“You guide by example. “said Jorge Cordoba, a Pupil Personnel Worker at Meade High School, referring to his own children who often attend rallies and are learning to make their voices heard about issues that matter to them. For Cordoba, his activism and how he shows up for his students, including his own family, are deeply connected.
“As a PPW, I was inspired to help students who are homeless, students who are in really difficult situations that need resources,” said Cordoba, who began his career in education as a biology teacher in Colombia. He continued, “I think teaching is a way to improve society. You can see the difference you can make in some kids. They become better human beings.”
In order to provide the students with the support they deserve, Cordoba was faced with systemic problems, which led him to become active in TAAAC.
“When I started as an ESOL teacher at Arundel High School, we didn’t have any resources. We didn’t have books, we didn’t have dictionaries, we didn’t have Chromebooks. There was an empty classroom, with a teacher, without chalk. That’s how critical the situation was,” said Cordoba. That need for resources fired him up fired him up to advocate for funding for the program.
“Only an empowered teacher can empower students. I found a way to empower myself through the union,” said Cordoba, who has joined the ELL cadre at the National Education Association to learn from educators around the country. Cordoba says, “When we have organized as TAAAC, we become powerful and people listen to us.”
Speaking to new educators and union members, Cordoba says advocacy can start small. Any action you take together with your colleagues – whether in your school, in your community, or at the Board of Education – will build your power to make a change. He says to educators looking to join TAAAC, “A union is like the closest thing to having hope…We need more ideas, more people participating.”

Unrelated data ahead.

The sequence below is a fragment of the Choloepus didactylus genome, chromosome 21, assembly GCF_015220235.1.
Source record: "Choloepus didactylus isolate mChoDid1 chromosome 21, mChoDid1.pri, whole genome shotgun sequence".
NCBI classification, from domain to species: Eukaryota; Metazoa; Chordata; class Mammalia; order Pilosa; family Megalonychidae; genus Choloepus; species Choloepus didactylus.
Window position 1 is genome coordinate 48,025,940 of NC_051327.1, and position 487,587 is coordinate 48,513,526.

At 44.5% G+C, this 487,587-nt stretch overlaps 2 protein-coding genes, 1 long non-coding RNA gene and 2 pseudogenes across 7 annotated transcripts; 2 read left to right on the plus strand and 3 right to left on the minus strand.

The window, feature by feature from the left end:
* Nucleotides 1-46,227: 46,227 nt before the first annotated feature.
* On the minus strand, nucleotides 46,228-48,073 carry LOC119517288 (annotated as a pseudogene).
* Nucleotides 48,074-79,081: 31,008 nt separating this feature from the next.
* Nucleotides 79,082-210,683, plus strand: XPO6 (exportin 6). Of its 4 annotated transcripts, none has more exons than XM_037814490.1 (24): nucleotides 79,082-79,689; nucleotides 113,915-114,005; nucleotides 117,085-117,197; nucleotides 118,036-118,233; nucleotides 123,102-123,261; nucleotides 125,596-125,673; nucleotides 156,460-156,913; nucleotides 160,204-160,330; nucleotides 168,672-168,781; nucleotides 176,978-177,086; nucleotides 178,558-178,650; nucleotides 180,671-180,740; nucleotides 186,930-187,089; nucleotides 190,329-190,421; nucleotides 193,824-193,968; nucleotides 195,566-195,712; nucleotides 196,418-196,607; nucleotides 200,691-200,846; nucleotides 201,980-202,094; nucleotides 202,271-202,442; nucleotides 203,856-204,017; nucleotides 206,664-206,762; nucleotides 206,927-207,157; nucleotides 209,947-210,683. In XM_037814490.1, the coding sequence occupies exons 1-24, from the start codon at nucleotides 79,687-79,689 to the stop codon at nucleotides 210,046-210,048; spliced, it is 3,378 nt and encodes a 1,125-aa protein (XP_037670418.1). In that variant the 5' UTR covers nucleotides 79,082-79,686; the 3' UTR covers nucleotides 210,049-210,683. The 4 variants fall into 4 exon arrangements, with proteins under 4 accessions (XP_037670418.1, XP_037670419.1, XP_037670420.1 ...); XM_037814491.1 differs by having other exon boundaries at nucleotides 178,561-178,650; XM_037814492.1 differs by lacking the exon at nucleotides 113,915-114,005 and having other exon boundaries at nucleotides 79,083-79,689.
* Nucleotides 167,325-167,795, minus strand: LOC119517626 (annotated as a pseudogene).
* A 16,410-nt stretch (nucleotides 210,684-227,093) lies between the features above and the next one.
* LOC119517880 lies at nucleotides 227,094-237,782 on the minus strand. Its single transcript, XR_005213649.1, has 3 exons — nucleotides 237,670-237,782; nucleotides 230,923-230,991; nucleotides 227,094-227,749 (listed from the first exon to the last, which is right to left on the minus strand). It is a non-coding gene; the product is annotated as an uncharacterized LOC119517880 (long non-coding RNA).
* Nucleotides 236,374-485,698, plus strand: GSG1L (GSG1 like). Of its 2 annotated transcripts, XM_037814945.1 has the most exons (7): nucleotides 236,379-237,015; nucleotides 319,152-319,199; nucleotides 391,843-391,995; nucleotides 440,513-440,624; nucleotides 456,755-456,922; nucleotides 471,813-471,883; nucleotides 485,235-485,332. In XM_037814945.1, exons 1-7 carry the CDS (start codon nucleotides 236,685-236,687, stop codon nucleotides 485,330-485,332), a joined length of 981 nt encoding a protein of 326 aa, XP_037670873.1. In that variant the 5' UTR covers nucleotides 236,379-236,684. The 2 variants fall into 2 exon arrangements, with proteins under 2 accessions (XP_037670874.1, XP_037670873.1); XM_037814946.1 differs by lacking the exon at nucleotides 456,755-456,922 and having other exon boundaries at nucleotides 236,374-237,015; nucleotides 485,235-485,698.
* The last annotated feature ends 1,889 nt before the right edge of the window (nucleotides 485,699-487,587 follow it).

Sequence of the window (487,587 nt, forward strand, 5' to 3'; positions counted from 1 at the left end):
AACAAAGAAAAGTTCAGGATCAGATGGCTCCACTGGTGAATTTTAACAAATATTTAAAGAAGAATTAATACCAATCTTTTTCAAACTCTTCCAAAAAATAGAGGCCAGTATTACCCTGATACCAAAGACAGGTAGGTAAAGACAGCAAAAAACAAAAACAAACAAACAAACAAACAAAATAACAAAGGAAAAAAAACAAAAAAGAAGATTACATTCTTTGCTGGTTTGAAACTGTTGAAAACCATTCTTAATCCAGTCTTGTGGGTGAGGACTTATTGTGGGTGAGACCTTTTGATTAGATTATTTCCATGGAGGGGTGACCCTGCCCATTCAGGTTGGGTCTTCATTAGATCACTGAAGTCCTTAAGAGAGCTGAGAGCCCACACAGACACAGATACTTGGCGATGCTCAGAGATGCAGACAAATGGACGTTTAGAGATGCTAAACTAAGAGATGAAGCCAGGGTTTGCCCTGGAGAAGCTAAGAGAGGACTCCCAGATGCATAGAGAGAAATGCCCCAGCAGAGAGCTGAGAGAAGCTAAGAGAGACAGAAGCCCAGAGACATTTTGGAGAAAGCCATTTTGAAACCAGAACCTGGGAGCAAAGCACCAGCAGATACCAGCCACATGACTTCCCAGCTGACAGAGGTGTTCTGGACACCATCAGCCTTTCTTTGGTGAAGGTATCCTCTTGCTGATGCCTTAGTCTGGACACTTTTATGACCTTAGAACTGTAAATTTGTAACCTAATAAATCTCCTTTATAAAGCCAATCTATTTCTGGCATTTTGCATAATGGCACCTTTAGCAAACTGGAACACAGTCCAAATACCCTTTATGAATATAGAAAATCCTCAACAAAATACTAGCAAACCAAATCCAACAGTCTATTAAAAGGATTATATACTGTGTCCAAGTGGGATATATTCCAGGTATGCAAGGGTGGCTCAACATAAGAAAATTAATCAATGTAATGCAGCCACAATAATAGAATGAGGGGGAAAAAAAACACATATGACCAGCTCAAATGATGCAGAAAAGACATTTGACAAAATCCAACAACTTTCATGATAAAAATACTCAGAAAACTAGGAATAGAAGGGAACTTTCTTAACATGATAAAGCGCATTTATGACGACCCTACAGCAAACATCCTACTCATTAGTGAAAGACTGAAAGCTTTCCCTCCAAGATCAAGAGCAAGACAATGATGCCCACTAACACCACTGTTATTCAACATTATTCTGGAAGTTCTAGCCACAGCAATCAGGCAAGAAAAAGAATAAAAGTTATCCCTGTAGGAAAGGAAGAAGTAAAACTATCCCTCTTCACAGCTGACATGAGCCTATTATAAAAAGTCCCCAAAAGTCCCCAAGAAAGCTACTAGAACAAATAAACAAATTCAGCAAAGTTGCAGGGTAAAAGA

During Educator Appreciation Week, Cordoba wants the community to know that our schools belong to everyone in the community, even if you don’t have kids.
“A good school increases the value of your home. A good school brings good teachers. A good school kids better and go to a good college or get a job for their trade and skills. Good schools make a difference for everyone, even if you don’t have young kids,” said Cordoba, who also is on the Board of Directors for TAAAC. He continued, That is why we need better salaries for everyone – bus drivers, TAs, cafeteria workers, custodians, teachers, everyone. It’s going to benefit the entire society.”
Watch Cordoba’s shoutout to his colleagues for Educator Appreciation Week, as well as shoutouts from other educators, here!